Indian Removal Act Of 1830

2136 Words9 Pages
Summary: In this policy paper, I will be discussing the Indian Removal Act of 1830 and its implications on the Cherokee Tribe. Although the Indian removal Act of 1830 affected not only the Cherokee Tribe in the southeast part of the United States, but for this paper, I will be discussing how the Indian Removal Act affected the Cherokee Tribe. The Indian Removal Act was signed into law by Andrew Jackson on May 28, 1830, authorizing the president to grant unsettled lands west of the Mississippi in exchange for Indian lands within existing state borders. A few tribes went peacefully, but many resisted the relocation policy. During the fall and winter of 1838 and 1839, the Cherokees were forcibly moved west by the United States government. Approximately 4,000 Cherokees died on this forced march, which became known as the "Trail of Tears." The Indian Removal Act was filed under Chapter 168 and it specified that [it is] "an Act to provide for an exchange of lands with the Indians residing in any of the states or territories, and for their removal west of the river Mississippi" (Perdue and Green, 110). The act was established by congress in order to limit the amount of territories the Indians inhabited westward. The Indians suffered many casualties during this period; there were estimates that thousands of Indians lives were lost due to exposure, disease and malnourishment. This paper will discuss how the greed of the US government forced the Cherokee people from their lands for gold and cotton. Background: Early in the 19th century, while white settlers were claiming lands in the South for growing cotton, the area was home to the Cherokee, Creek, Choctaw, Chickasaw and Seminole nations. These Indian nations, in the view of the settlers and many other white Americans, were standing in the way of progress. Eager for land to raise cotton, the settlers pressured the federal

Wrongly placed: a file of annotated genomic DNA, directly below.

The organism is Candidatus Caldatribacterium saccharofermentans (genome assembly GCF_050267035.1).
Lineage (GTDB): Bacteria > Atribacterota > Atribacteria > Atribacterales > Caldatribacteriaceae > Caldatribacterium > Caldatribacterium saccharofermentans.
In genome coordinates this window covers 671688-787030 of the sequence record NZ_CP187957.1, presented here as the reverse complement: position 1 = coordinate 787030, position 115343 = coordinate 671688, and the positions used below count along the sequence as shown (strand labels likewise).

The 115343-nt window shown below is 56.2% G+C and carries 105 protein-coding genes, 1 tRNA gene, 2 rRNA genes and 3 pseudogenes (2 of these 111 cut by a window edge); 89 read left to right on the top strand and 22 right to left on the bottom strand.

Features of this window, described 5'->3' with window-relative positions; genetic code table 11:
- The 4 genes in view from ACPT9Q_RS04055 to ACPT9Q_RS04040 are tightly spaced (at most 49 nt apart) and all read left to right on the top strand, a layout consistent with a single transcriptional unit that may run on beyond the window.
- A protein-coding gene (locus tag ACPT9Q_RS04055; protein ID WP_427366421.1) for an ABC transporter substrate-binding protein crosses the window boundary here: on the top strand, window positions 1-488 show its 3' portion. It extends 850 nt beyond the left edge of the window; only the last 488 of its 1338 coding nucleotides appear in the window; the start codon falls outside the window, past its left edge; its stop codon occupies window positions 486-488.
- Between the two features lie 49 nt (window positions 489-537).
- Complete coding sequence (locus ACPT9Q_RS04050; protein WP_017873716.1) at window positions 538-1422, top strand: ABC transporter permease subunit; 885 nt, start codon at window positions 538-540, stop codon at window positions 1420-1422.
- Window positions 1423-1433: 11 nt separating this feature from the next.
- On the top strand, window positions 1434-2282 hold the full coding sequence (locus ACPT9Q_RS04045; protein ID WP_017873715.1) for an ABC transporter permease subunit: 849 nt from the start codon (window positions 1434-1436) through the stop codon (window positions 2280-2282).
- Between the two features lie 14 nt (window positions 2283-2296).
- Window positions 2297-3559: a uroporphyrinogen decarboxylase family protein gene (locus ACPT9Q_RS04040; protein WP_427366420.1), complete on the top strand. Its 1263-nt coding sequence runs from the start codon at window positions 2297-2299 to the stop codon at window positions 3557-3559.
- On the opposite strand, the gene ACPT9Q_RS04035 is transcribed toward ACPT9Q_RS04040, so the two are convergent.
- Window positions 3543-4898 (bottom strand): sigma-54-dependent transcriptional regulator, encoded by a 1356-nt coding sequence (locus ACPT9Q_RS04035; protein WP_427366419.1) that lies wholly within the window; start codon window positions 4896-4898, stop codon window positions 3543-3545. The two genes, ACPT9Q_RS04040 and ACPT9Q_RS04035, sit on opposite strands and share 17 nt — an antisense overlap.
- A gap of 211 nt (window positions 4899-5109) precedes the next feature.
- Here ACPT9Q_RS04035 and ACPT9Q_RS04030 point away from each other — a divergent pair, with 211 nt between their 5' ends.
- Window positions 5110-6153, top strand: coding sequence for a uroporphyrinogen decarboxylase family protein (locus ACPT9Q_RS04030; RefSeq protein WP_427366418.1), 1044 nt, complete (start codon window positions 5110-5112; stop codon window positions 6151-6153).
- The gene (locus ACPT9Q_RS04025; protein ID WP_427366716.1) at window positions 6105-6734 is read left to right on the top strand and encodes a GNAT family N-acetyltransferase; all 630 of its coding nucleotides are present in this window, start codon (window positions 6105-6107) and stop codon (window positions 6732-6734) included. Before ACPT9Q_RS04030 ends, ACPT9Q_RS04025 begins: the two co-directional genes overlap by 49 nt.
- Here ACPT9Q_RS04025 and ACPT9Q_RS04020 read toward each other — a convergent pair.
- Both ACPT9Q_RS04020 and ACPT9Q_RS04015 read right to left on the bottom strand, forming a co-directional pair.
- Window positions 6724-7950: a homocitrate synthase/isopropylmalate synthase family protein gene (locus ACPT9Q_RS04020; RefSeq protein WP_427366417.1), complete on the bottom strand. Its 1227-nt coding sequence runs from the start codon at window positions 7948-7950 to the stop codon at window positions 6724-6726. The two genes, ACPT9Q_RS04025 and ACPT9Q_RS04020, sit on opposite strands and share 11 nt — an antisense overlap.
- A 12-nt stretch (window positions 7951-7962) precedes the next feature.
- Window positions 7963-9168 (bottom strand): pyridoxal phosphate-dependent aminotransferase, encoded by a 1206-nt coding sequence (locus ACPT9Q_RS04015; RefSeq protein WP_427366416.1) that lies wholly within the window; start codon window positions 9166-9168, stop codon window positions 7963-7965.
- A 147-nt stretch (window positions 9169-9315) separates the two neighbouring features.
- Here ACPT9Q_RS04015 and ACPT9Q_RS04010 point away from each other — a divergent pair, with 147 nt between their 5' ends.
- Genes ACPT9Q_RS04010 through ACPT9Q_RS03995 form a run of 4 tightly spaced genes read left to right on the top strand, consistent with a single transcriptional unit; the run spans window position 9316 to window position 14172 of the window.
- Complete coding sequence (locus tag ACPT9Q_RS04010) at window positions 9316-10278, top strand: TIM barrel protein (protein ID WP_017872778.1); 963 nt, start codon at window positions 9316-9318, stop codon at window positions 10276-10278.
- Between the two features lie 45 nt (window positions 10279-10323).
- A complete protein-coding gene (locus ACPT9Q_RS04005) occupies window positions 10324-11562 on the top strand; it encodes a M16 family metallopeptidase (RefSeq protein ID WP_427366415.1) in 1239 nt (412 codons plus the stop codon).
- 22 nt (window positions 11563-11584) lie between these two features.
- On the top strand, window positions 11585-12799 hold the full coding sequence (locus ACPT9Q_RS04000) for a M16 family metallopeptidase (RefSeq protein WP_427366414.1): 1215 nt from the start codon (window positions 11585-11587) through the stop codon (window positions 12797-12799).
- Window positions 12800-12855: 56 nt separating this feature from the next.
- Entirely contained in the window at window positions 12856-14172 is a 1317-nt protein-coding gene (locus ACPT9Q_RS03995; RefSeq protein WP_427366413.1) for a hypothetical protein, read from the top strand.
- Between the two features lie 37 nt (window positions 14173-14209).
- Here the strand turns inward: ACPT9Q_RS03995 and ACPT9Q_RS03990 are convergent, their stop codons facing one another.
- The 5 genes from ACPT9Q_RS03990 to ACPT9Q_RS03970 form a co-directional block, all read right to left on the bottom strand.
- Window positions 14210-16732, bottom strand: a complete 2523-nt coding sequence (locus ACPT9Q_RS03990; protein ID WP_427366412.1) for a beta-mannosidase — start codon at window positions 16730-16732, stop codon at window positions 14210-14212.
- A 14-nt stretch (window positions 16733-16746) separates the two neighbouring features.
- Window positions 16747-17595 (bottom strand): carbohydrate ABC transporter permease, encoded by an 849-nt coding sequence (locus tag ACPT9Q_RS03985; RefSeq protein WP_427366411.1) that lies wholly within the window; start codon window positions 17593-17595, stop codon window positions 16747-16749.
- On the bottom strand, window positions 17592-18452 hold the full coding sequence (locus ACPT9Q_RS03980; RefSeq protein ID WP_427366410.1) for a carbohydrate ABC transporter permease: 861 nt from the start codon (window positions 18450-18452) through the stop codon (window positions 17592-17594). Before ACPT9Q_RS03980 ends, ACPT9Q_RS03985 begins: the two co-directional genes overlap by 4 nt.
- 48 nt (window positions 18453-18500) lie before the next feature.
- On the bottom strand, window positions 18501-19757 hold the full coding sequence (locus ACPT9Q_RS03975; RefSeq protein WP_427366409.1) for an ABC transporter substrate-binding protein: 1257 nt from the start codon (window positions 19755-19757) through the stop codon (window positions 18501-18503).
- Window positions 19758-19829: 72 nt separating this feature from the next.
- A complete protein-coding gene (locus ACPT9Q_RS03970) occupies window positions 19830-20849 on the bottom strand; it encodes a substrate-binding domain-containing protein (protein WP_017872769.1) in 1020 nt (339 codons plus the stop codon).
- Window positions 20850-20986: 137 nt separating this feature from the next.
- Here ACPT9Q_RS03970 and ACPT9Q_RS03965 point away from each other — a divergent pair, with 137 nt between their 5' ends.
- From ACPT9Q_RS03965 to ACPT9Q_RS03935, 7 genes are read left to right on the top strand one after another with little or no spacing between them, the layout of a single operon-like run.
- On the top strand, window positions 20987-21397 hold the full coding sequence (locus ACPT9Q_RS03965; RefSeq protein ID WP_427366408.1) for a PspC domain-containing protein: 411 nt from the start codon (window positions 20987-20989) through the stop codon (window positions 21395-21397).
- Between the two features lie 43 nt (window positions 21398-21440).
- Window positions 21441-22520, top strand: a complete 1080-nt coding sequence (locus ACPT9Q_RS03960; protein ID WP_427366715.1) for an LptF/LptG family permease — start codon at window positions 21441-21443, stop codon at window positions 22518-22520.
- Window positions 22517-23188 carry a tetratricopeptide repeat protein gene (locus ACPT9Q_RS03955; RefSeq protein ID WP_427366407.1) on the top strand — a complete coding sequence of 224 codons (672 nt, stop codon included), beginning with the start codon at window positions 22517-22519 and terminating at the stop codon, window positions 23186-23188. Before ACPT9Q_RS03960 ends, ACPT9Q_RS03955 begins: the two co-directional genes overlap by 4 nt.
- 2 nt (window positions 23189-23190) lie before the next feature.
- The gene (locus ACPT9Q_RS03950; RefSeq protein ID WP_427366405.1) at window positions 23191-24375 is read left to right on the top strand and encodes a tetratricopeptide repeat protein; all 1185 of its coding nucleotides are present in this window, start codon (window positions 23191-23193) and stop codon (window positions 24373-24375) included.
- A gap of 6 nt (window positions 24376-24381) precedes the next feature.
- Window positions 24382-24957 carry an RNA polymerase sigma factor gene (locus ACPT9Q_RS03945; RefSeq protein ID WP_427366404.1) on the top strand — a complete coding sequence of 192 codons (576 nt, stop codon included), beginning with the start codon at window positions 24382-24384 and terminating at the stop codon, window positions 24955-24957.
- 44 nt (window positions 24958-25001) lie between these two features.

More about Indian Removal Act Of 1830

Open Document